Pollard Imprisonment Hits 22 Years
Area Rabbis Step Up Efforts To Free Former Intelligence Analyst
The Jewish Star - December 1, 2006
Jonathan Pollard was once a frequent discussion topic at the Shabbat table. But as the 22nd anniversary of his imprisonment passed just over a week ago, area rabbis said that the effort to free him needs to mimic the effort to free Israeli soldiers who are missing in action.
"If we don't care about one Jew, then three MIAs don't matter, and communities don't make a difference either, and 10,000 Jews from Gush Katif don't matter either," said Rabbi Pesach Lerner, executive vice president of the National Council of Young Israel. "It's important that every Jew makes a difference."
Pollard is a former civilian American Naval intelligence analyst who was imprisoned for providing to Israel classified information about potential nuclear and biological weapons in the Middle East. His physical health has deteriorated since he entered the prison, Rabbi Lerner said. "He has diabetes and blood pressure problems; intestinal problems and heart problems. ... His legs were swollen from his medication, and he needs a lot of medical treatment."
Rabbi Lerner visits Pollard six to eight times a year at his medium-security prison in Butner, N.C. Often, he brings visitors. On his Oct. 18 visit, he brought along Ambassador Reda Mansour, Israel's Consul General to Atlanta, GA. On his most recent visit, on Nov. 2, Rabbi Lerner was accompanied by Rabbi Aryeh Zev Ginzberg of the Chofetz Chaim Torah Center in Cedarhurst.
It was Rabbi Ginzberg's first visit to Pollard, and it tied him to the case. Rabbi Ginzberg saw tremendous faith in Pollard. "Naturally, it doesn't look like there's any hope for him, but he feels very strongly that something's going to happen."
Pollard evokes several character traits in the mind of Rabbi Lerner, who has made his visits to Pollard for more than a decade. "He's not bitter; he's bright; he's intelligent; he's emotional in the positive sense; he has a very good memory; he's inquisitive," Rabbi Lerner said. "I've never taken down [to the prison] anybody who hasn't walked out and been amazed at this individual."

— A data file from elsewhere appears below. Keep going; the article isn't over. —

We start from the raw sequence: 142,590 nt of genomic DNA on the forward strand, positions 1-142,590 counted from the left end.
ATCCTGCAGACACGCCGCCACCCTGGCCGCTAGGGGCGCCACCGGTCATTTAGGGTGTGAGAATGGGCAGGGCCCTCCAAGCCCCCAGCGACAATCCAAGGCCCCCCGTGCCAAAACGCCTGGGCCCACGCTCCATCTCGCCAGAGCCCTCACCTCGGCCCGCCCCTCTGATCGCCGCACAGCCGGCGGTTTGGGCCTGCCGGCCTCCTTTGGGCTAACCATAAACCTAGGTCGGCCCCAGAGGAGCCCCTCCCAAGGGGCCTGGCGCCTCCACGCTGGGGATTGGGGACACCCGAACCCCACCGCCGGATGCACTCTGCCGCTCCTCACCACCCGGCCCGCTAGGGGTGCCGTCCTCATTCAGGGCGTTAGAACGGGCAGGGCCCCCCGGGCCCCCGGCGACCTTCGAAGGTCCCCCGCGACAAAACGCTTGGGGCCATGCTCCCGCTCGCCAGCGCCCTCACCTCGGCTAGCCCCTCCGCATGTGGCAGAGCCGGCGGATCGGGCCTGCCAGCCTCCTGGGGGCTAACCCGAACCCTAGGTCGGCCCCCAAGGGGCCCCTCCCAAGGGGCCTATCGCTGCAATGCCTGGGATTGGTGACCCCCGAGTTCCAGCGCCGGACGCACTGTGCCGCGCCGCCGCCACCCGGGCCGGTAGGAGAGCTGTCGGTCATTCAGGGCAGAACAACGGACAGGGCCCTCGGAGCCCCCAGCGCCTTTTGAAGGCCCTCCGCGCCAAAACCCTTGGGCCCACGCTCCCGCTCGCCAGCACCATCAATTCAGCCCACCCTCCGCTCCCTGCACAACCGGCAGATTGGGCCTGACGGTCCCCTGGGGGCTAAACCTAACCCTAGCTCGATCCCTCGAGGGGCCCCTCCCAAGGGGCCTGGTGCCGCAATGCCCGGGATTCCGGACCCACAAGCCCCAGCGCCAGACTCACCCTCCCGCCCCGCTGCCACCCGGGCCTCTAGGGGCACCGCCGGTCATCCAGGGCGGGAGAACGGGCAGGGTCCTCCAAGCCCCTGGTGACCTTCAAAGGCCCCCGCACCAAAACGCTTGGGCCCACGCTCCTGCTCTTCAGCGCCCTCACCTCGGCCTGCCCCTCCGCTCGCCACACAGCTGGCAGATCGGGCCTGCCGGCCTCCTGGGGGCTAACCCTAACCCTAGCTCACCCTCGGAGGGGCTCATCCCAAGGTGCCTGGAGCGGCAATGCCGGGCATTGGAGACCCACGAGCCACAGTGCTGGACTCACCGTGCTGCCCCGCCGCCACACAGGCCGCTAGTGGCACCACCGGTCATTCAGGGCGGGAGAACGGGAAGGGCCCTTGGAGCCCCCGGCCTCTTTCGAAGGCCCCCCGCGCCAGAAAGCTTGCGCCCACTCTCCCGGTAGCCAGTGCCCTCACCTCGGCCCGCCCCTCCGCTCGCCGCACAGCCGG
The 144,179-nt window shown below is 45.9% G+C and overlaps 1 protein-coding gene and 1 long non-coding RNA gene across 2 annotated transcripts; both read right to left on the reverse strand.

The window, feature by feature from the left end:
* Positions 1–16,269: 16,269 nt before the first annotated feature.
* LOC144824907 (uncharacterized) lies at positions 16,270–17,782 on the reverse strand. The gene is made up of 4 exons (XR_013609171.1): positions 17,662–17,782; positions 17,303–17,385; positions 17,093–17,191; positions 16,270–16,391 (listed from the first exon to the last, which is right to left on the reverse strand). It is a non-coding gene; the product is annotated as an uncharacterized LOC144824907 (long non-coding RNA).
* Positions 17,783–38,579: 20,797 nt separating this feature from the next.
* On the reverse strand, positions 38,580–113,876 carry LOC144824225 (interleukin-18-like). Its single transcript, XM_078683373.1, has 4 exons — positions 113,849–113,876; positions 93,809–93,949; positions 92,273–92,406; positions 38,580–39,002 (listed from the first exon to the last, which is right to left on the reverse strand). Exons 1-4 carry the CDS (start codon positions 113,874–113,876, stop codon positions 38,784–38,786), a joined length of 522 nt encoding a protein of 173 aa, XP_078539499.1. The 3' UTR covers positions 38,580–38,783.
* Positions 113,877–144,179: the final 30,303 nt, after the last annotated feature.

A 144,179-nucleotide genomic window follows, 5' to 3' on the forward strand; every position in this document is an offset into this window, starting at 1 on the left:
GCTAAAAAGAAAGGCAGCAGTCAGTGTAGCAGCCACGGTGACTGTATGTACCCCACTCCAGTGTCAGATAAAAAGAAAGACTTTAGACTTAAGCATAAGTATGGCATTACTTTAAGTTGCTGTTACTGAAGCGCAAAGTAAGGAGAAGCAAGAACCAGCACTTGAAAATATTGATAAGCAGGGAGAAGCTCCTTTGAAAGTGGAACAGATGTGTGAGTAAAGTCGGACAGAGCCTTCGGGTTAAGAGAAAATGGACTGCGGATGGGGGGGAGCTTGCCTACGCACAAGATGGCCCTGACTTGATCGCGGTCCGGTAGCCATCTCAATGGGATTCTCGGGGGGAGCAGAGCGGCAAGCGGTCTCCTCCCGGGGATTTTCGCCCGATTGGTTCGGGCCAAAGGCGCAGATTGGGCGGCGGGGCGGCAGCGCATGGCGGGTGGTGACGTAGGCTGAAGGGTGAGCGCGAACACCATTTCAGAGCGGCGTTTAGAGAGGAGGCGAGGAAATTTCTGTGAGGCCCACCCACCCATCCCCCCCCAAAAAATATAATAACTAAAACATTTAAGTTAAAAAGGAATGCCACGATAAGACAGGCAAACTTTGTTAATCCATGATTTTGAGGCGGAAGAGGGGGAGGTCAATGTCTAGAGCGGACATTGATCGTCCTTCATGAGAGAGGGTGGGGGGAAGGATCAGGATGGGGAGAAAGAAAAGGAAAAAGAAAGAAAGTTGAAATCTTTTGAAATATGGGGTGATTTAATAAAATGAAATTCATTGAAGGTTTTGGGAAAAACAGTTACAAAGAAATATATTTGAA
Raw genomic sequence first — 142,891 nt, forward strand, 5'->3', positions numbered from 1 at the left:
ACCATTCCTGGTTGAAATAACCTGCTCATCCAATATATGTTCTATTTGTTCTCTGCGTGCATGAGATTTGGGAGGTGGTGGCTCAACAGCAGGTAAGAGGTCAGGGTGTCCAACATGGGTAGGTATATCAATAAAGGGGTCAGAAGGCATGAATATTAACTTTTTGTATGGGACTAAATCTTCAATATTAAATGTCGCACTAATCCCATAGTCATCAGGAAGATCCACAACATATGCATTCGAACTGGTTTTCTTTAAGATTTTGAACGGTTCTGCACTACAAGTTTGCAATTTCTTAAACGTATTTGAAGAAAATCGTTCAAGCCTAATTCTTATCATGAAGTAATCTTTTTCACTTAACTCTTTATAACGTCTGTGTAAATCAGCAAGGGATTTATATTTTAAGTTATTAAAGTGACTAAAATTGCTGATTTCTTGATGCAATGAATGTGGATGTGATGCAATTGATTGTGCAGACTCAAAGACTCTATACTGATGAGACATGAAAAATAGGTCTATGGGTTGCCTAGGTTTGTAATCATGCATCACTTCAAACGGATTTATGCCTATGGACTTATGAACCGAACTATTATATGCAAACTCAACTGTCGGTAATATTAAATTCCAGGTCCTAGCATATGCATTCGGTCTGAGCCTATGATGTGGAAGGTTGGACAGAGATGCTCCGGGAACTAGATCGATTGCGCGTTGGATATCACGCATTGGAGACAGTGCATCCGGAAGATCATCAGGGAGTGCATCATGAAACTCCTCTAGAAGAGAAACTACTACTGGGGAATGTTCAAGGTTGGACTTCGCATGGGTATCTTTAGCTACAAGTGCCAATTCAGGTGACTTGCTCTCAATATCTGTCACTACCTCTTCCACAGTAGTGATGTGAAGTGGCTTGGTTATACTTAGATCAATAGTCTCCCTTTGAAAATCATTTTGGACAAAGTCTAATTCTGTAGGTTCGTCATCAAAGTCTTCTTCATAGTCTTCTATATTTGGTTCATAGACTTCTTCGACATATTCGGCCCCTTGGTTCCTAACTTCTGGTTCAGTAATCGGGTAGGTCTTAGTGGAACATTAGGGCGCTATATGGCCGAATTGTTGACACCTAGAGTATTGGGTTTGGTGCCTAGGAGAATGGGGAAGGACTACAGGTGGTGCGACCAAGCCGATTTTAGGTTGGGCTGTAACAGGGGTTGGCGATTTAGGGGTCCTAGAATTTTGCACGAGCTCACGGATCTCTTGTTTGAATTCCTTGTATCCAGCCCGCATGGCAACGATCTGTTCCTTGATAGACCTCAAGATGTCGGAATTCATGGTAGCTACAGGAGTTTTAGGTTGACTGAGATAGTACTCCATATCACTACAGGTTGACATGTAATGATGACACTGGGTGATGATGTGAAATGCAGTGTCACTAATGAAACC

Pollard's intelligence has led him to become his own teacher. He reads a lot, Rabbi Lerner said, and though his college education was in international relations, he recently has taken an interest in the sciences. "I've taken down professionals whom he's been able to have a serious conversation with," he said. "I'm sitting there, listening to them carrying on a conversation, and these experts [in their fields] are asking him 'Where'd you pick this up?' And I hear him tell them that it was in the trade journals and the books he reads."
Pollard manages to think inside a prison compound that is anything but quiet. Though his visits with Pollard are outside the jail cells, Rabbi Lerner said, "Jonathan tells me that in middle of the night, people are screaming and yelling." As for his 8-foot-by-8-foot living quarters in a compound that holds one and a half times more prisoners than it should, "Jonathan says that if you spread out your hands full breadth ... and you turn around, that's the size of the cell - with a bunk bed, a urinal, a chair and a bookshelf."
Rabbi Lerner said the message to send to government officials is that 22 years is more than enough time for Pollard to serve in prison, and that if the Israeli government were to acknowledge that he is one of its agents, his situation would improve significantly. The U.S. Dept. of Justice has never been officially informed that Pollard was working for Israel.
"Then the Israeli government would have a say in his medical treatment, and he'd get more hours on the phone, for example," Rabbi Lerner said. Pollard can use the phone for 300 minutes a month. His wife, Esther Pollard, currently lives in Israel.
Rabbi Ginzberg traveled to Israel where he said he hoped to visit Esther Pollard and her husband's attorney. He said he believed his meetings with them would result in a game plan to help Pollard on the local level.
In the meantime, the Jewish community on Long Island can help Pollard by spreading the word to the next generation. Rabbi Ginzberg said he recently spoke to a class of sixth and seventh graders at Yeshiva Darchei Torah in Far Rockaway about Pollard's situation, but only a handful of the students knew who Pollard was before Rabbi Ginzberg spoke to them. Still, the response was positive.
"We talked about his issues - what he did, what we have to remember about him - and they responded very warmly. Some of them wrote letters that I should [mail] to him," Rabbi Ginzberg said. "We're not discussing whether [what he did is] right or wrong, correct or incorrect - we leave that for the historians. But we're teaching them that we're trying to help our country and our people."